World & Nation

In a border town, a newspaper forced to be silent

LAREDO, Texas -- A recent wave of kidnappings in Nuevo Laredo was prominently featured in a recent Sunday edition of El Mañana, one of the largest and most long-standing Spanish-language newspapers on the border.

But the story carried no byline, and no residents were quoted or pictured. “People don’t want to go out for interviews — they say, ‘No, we may get kidnapped,’” said Ninfa Cantú Deándar, who runs the paper with her siblings.


Because of threats from Mexican cartels, the paper — published in the twin cities of Nuevo Laredo, Mexico, and Laredo, Texas — is operating very differently these days.

“What were we going to do? If we wrote it they would attack us, kill us, kidnap us. There isn’t freedom of expression in Nuevo Laredo,” she said.


Newspapers all along the border face a similar challenge in reporting cartel violence. A dozen Mexican journalists disappeared from 2006 to 2012 and an additional 14 were killed, according to a report earlier this year by the Committee to Protect Journalists. Mexico’s human rights commission says 81 journalists have been killed since 2000. Last month, some journalists created an interactive map to track such attacks.

At El Mañana, the decision to self-censor went against family tradition. Cantú's grandfather started the newspaper about 90 years ago as the people’s paper, calling it El Mañana — literally “tomorrow,” or metaphorically, “the future.” Over the years, El Mañana’s slogan became “La verdad sin fronteras,” or “The truth without borders.” The paper has a staff of 20 in Laredo and 200 across the border, with a total circulation of 16,000, and 40,000 daily visitors online. For decades it had covered the rise of Mexican drug cartels.

That began to change in 2004, when editor Roberto Mora García, 42, was killed on his way home from work in Nuevo Laredo, stabbed more than two dozen times.

Two years later, armed men shot up the Nuevo Laredo office, leaving a reporter paralyzed. Afterward, the paper installed bulletproof glass and fortified walls.


A year ago this month, men again shot into the office with assault rifles and tossed a homemade grenade into the building. No one was injured.

Cantú's brother, Ramon Cantú Deándar, the paper’s director general, said, “We won’t allow ourselves to be intimidated.” Soon afterward, El Mañana backed down, announcing plans in an editorial to “abstain, for as long as necessary, from publishing any information that is related to violent conflicts which our city and other regions of the country suffer from,” citing “lack of conditions to freely exercise journalism.”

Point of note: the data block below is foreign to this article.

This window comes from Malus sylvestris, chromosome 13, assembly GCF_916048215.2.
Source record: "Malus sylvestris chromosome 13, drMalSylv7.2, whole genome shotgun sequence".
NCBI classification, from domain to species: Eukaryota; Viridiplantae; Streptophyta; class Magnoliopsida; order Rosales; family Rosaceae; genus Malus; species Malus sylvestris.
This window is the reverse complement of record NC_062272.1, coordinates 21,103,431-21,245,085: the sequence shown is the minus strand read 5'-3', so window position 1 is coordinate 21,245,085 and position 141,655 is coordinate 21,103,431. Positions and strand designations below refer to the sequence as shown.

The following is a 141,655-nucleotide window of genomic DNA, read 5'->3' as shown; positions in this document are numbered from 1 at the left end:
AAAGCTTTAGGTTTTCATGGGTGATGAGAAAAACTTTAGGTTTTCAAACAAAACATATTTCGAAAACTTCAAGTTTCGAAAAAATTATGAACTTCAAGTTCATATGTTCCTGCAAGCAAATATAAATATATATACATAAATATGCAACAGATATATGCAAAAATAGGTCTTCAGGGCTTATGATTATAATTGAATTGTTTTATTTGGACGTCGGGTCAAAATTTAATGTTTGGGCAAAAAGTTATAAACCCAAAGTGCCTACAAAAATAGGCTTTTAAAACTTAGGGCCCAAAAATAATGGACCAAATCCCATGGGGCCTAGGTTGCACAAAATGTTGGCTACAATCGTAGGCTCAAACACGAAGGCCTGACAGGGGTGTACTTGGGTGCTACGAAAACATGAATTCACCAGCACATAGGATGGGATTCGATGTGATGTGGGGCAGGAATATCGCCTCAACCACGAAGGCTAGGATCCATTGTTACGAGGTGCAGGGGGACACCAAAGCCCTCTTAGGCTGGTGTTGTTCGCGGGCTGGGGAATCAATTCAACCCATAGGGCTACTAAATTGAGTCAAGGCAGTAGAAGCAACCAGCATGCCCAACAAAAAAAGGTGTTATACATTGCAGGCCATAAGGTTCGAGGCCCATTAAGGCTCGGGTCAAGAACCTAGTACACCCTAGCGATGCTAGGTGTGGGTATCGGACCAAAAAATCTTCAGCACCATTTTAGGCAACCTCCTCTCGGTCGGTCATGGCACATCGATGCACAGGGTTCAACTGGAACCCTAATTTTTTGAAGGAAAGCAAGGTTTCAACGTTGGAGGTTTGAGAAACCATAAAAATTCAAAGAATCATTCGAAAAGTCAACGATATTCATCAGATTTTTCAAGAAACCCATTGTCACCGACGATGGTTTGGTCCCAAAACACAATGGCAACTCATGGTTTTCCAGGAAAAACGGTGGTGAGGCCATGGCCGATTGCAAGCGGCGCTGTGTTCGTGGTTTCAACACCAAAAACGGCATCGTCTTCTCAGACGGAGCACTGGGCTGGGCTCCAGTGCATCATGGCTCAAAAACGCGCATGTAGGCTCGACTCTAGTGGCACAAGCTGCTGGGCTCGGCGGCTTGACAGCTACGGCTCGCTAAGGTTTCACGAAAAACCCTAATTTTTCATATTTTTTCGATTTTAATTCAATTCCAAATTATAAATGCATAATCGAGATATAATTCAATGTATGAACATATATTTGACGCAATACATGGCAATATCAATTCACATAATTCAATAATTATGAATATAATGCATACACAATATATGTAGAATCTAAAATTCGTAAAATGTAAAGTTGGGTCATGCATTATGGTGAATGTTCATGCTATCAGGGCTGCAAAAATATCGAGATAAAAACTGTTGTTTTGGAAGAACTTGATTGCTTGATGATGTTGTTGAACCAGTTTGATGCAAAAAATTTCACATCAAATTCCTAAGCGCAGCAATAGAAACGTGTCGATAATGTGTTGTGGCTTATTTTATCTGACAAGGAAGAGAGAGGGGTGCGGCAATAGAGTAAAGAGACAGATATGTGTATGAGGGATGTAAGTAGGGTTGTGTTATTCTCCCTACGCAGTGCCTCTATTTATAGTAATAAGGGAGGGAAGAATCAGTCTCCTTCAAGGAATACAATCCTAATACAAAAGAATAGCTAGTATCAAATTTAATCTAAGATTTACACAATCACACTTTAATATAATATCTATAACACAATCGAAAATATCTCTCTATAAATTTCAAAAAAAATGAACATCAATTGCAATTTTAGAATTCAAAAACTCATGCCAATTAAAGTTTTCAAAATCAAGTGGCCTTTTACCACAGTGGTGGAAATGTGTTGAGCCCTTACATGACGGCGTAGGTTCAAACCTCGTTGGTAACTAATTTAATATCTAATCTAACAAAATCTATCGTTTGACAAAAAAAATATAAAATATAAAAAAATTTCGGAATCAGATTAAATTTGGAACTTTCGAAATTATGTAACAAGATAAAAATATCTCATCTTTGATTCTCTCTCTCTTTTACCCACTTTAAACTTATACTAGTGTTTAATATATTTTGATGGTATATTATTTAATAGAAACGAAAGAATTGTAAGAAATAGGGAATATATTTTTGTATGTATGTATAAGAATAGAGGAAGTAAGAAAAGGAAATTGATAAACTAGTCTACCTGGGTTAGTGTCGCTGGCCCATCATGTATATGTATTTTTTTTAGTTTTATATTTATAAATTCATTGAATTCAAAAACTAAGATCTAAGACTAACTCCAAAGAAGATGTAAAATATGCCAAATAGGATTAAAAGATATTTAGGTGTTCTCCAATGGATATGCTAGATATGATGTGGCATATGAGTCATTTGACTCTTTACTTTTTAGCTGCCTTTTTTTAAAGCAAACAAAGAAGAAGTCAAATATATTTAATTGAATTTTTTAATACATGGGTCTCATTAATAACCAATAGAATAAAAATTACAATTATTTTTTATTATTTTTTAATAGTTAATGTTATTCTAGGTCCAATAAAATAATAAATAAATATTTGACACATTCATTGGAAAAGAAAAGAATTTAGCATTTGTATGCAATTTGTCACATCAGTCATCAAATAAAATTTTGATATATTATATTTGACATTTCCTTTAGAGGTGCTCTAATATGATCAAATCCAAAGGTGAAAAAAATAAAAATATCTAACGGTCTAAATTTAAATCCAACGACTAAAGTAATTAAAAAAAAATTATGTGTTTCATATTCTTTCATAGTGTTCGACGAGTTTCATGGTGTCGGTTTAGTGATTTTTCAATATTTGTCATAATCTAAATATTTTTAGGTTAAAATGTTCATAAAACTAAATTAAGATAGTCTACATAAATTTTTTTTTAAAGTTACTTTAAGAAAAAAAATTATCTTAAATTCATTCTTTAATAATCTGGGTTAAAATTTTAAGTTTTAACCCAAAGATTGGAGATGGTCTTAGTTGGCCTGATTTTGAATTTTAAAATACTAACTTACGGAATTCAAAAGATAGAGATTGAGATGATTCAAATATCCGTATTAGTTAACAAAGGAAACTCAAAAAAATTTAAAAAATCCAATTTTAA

The next month, the Nuevo Laredo office again suffered a grenade attack. No one was injured, and the policy of self-censorship remained.

Readers noticed the change. “It’s a mystery. We don’t know who is who, what is omitted,” said an evangelical minister reading the paper with colleagues at a Danny’s local Mexican chain restaurant in Laredo one morning last month.


The three ministers asked not to be quoted by name, citing fear of cartel retaliation. “There’s no freedom of speech in Nuevo Laredo — if they write the truth, they kill them,” one of the men said of the cartels.

“It’s very difficult to find out anything about the violence,” another said, and sighed. “People don’t want to ask questions.”

Heriberto Cantú Deándar, the paper’s editorial director and also a brother of Cantú, defended the policy of self-censorship, noting that after the most recent attacks, “We concentrated on publishing analyses of the situation with the violence.”

He was sitting with his mother, Ninfa Deándar Martínez, at his home in the U.S. They asked that their location not be disclosed. “There are some liberties that you lose for a little while but that return later,” he said.

Cantú said the approach was intended to avoid additional attacks, just like fortifying the newsroom.

“It’s like a bunker in a war,” he said.

And who’s winning?

“Them,” said his mother.

“No, no,” Cantú insisted, “The strategy of terrorism and violence of these criminals is going to fail. Eventually, society is going to rise up and do something to stop them.”

El Mañana still publishes stories about cartel violence from larger Mexican papers, he noted.

Ninfa Deándar Martínez, still president of the paper, is frustrated by the new policy of self-censorship, although she understands it has become necessary.

Born above the newspaper, she grew up setting type and remembers watching her father, Heriberto Deándar Amador, report about criminals who threatened him with machine guns.

“He was a fighter,” she said.

He tried to steer her toward creative writing, but she wanted to be a reporter for the family business, which had expanded to include several border newspapers. After braving attacks to cover crime, she eventually took over El Mañana in Nuevo Laredo and watched her children grow into the business.

“The people believe in El Mañana — they trust our opinion,” she said. “It’s frustrating not to be able to tell your town what’s happening. This is the soul, the spirit, of Mexico we’re losing.... A newspaper without a soul isn’t a newspaper.”

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